NPA’s Akin Ricketts & the Reduction of a National Agency’s CSR to a mere Senatorial District

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On Tuesday 10th March 2020, President Muhammadu Buhari announced the appointment of an erstwhile Commissioner for Information in Cross River, Chief Akin Ricketts as substantive Chair of the board of Nigerian Port Authority (NPA). On Friday 20th March, the Honourable Minister of Transportation, Rt. Hon. Rotimi Amaechi, inaugurated the Board of the NPA with Ricketts as Chair including Muhammed Koko, Prof. Idris Abdulkadir, Onari Brown as Executive Directors; Ghazali Muhammed, Sen. John Akpanuoedehe, Sen. Binta Masi Garba, Mustapha Aminu Dutse, and Abdulwahab Adeshina as members.

The Nigerian Port Authority which is a national brand asset was established by the Ports Act of 1954 and comprises six (6) major ports, namely, Lagos Port Complex, Tin Can-Island Port Complex, Calabar Port, Rivers Ports, Onne Ports Complex and Delta Ports Complex. The NPA envisions herself to be the leading port in Africa with statutory duties and functions as follows:
*Develop, own and operate ports and harbours
*Provide safe and navigable channel
*Offer cargo handling and storage services
*Maintain Port facilities and equipment
*Ensure safety and security
*Develop and own property.

However, on Saturday 19th December 2020, Chief Ricketts the NPA Chair embarked on what has been referred to as the Nigerian Ports Authority (NPA) Corporate Social Responsibility Social Intervention Programme where he donated 100 brand new motorcycles, 50 Butterfly sewing machines and N10, 000 cash gifts (plus wrappers) to over three hundred very poor/less privileged persons drawn from the six local government areas of the Central Senatorial District of Cross River State, comprising Abi, Boki, Etung, Ikom, Obubra and Yakurr.

Motorcycle distributed at the NPA CSR Social Intervention at Cross River Central
Butterfly Sewing machines donated by Akin Ricketts

This Ricketts’ so-called empowerment scheme has attracted a lot of reactions: some condemning while others are commending. For instance, Kennedy Nsan has berated both Chief Okoi Obono-obla and the NPA boss on the arguments that what the latter did falls short of an empowerment initiative but, as usual my friend Kalita Joe Aruku has disagreed faulting the latter on the basis that his allegations are bereft of facts to substantiate his claims. Let me reproduce what Nsan told Obla in respect of this: ‘I saw pictures of that ’empowerment’ and I’m sad to note that the same things you criticised the PDP for while they held sway is the same thing you’re repeating/ encouraging now in the APC. Like I did say earlier, empowerment should be tailored to solve unemployment gaps, it shouldn’t be an exercise where party faithfuls are selected and given items that finds (sic) their ways back into the market places and sold thereafter. If sewing machines must be given as ’empowerment’, constituents who are either tailors or those with interest in tailoring should first be trained in tailoring or entrepreneurship before handing them the items. Empowerments should be carefully and strategically done as a measure to reduce poverty and unemployment. As giving out items to party faithfuls without a corresponding training won’t add value to any microeconomics indices or human development index.’ What an excellent argument by Nsan. It still beggars my mind why on earth, Aruku would still disagree with Nsan!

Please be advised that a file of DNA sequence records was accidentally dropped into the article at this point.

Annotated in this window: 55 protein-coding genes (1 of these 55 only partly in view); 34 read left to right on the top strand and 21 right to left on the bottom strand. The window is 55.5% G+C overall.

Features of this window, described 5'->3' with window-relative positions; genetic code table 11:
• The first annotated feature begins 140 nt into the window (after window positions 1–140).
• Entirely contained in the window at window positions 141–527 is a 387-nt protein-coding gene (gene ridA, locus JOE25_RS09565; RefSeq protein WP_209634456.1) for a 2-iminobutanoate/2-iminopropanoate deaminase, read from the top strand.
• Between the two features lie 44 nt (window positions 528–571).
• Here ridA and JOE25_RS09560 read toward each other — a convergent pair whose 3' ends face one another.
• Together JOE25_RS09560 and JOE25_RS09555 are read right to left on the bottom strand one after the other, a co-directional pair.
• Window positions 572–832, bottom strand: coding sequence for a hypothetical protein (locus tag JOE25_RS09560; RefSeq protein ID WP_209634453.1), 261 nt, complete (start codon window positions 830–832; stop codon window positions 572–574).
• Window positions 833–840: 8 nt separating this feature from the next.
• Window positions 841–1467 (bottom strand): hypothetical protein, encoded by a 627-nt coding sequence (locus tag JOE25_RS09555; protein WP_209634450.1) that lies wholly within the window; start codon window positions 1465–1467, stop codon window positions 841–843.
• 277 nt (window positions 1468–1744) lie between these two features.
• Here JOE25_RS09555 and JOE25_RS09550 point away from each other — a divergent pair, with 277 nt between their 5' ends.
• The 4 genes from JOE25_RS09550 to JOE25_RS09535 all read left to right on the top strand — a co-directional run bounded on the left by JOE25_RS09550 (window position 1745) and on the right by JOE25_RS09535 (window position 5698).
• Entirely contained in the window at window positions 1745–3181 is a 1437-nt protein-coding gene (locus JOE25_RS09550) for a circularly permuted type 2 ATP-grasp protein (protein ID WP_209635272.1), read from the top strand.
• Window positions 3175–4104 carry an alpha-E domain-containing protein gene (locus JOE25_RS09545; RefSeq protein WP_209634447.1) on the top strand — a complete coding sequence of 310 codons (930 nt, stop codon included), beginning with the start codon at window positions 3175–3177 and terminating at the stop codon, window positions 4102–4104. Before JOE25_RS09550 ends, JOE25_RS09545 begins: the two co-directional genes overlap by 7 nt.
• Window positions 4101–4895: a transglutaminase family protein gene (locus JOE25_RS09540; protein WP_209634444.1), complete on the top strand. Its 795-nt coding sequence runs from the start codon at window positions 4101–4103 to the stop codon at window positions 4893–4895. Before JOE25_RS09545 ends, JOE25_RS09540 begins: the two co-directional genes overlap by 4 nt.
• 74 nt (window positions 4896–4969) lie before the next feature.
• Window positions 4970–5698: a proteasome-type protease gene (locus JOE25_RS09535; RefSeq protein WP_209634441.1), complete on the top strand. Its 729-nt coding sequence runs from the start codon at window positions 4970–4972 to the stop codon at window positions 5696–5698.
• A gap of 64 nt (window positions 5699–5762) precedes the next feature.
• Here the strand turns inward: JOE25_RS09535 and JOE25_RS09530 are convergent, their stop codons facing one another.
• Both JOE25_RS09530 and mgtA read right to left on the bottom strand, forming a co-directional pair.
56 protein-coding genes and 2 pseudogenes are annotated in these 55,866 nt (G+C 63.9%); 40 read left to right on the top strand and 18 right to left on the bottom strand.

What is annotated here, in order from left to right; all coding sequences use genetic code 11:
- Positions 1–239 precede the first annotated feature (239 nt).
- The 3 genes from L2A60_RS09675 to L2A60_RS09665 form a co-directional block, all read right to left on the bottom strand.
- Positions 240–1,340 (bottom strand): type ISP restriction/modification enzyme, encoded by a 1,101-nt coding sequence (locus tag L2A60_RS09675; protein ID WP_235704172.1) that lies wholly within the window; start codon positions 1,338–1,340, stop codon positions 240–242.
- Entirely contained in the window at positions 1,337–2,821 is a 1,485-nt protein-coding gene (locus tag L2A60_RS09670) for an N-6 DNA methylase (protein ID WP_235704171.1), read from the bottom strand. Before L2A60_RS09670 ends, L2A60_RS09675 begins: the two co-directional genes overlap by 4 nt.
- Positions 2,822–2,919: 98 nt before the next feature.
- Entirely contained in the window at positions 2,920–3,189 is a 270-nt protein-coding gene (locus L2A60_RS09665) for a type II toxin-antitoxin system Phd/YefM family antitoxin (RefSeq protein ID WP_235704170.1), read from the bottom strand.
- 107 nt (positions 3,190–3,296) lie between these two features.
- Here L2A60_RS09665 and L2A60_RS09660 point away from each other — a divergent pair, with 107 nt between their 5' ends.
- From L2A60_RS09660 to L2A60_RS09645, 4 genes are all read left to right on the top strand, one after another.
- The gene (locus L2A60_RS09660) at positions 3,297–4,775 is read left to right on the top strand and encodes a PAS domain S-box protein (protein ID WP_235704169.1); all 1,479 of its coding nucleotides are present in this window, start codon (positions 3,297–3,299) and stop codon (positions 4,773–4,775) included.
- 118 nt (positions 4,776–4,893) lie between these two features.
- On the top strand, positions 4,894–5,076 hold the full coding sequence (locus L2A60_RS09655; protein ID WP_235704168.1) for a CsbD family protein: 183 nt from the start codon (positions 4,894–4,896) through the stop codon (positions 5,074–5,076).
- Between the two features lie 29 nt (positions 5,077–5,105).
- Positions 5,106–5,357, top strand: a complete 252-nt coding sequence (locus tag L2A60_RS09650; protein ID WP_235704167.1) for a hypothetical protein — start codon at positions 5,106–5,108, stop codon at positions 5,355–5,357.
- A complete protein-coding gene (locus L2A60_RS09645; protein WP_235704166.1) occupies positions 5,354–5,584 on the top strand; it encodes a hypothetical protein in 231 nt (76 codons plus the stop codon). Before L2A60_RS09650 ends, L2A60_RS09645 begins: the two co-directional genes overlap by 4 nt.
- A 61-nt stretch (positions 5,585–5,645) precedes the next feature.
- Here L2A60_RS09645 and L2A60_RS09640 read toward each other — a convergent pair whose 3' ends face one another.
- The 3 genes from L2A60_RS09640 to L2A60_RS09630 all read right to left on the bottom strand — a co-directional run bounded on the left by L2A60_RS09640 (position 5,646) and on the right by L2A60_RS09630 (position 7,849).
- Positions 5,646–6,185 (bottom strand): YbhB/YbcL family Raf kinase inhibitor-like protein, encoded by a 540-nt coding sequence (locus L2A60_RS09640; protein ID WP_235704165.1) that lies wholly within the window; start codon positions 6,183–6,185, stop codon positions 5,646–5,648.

I beg to stretch Nsan’s criticism a little further: I thought the NPA is a national brand asset… If this is the case, why is Ricketts’ now ignoble NPA CSR pinned to just the 6 LGAs which comprise Cross River Central? Wither Cross River North and Cross River South? Is NPA under Chairman Ricketts still the national asset or it will reduce itself to being a benefactor for just Cross River Central? I still recall that Chairman Ricketts contested the Cross River Central Senatorial seat in the 2019 general elections… is this now controversial NPA CSR Social Intervention Programme a 2023 pre-election campaign in disguise? If yes, couldn’t Chairman Ricketts pretend to be pan-Cross Riverian by tasking the NPA CSR to extend their corporate social responsibility to all of Cross River seeing 2023 is still faraway in my estimation?

Finally, I wish to understand what Prince Bassey Otu, the former lawmaker representing Cross River South at the National Assembly, meant when he registered the following eulogy about Ricketts’ lopsided NPA CSR: ‘In this perilous times, Cross Riverians must come together to rebuild the State through giving back to the society’? When Otu reportedly described Ricketts’ nepotic move as ‘excellent idea’, did he really mean it? What is the ‘excellent idea’ in concentrating the CSR of a national agency in just your senatorial district? Let me remind Otu of the lexical rendition to the concept ‘excellent’… It means ‘very good… eminently good’. For me, it is a ‘good’ idea that NPA thought about a CSR for Nigerians especially during this trying times of the pandemic and the aftermath of the EndSARS protest hijacked by hoodlums but, to be sectional, divisive, segregating etc in articulating this social responsibility is not ‘very or eminently good’ and thus not an ‘excellent idea’ as Otu erroneously alleged. I make bold to request that Otu should offer explanations as to what he implies by excellent in Ricketts’ lopsidedness or retrieve his statement and offer a public apology to Cross Riverians.

Efio-Ita Nyok is a Blogger.